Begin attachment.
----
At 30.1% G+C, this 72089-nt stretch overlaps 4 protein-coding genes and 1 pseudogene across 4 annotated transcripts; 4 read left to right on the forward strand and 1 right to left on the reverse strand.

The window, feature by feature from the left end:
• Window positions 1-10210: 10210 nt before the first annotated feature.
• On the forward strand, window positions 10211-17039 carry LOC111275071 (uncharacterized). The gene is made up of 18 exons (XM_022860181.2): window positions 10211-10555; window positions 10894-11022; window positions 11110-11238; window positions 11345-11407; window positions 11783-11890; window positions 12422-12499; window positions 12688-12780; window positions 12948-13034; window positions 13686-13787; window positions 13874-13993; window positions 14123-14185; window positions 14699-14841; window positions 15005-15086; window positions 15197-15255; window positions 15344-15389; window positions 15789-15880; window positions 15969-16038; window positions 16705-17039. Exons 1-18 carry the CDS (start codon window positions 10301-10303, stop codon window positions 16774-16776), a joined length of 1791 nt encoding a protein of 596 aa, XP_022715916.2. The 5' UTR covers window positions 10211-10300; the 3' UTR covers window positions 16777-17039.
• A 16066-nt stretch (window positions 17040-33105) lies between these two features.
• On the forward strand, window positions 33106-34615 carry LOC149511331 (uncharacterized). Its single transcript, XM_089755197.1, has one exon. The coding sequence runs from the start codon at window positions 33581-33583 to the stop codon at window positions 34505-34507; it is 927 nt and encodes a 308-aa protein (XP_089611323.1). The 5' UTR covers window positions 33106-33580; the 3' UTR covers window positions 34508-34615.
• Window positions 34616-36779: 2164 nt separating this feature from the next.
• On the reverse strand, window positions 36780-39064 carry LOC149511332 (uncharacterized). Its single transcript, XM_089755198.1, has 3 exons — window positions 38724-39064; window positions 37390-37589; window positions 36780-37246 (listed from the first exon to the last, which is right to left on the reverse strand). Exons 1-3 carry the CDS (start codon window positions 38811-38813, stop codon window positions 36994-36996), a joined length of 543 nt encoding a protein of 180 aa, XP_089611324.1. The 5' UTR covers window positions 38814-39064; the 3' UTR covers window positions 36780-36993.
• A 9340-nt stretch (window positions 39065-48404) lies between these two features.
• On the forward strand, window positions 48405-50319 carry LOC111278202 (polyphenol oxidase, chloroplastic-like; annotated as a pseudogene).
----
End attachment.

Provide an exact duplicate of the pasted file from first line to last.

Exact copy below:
At 30.1% G+C, this 72089-nt stretch overlaps 4 protein-coding genes and 1 pseudogene across 4 annotated transcripts; 4 read left to right on the forward strand and 1 right to left on the reverse strand.

The window, feature by feature from the left end:
• Window positions 1-10210: 10210 nt before the first annotated feature.
• On the forward strand, window positions 10211-17039 carry LOC111275071 (uncharacterized). The gene is made up of 18 exons (XM_022860181.2): window positions 10211-10555; window positions 10894-11022; window positions 11110-11238; window positions 11345-11407; window positions 11783-11890; window positions 12422-12499; window positions 12688-12780; window positions 12948-13034; window positions 13686-13787; window positions 13874-13993; window positions 14123-14185; window positions 14699-14841; window positions 15005-15086; window positions 15197-15255; window positions 15344-15389; window positions 15789-15880; window positions 15969-16038; window positions 16705-17039. Exons 1-18 carry the CDS (start codon window positions 10301-10303, stop codon window positions 16774-16776), a joined length of 1791 nt encoding a protein of 596 aa, XP_022715916.2. The 5' UTR covers window positions 10211-10300; the 3' UTR covers window positions 16777-17039.
• A 16066-nt stretch (window positions 17040-33105) lies between these two features.
• On the forward strand, window positions 33106-34615 carry LOC149511331 (uncharacterized). Its single transcript, XM_089755197.1, has one exon. The coding sequence runs from the start codon at window positions 33581-33583 to the stop codon at window positions 34505-34507; it is 927 nt and encodes a 308-aa protein (XP_089611323.1). The 5' UTR covers window positions 33106-33580; the 3' UTR covers window positions 34508-34615.
• Window positions 34616-36779: 2164 nt separating this feature from the next.
• On the reverse strand, window positions 36780-39064 carry LOC149511332 (uncharacterized). Its single transcript, XM_089755198.1, has 3 exons — window positions 38724-39064; window positions 37390-37589; window positions 36780-37246 (listed from the first exon to the last, which is right to left on the reverse strand). Exons 1-3 carry the CDS (start codon window positions 38811-38813, stop codon window positions 36994-36996), a joined length of 543 nt encoding a protein of 180 aa, XP_089611324.1. The 5' UTR covers window positions 38814-39064; the 3' UTR covers window positions 36780-36993.
• A 9340-nt stretch (window positions 39065-48404) lies between these two features.
• On the forward strand, window positions 48405-50319 carry LOC111278202 (polyphenol oxidase, chloroplastic-like; annotated as a pseudogene).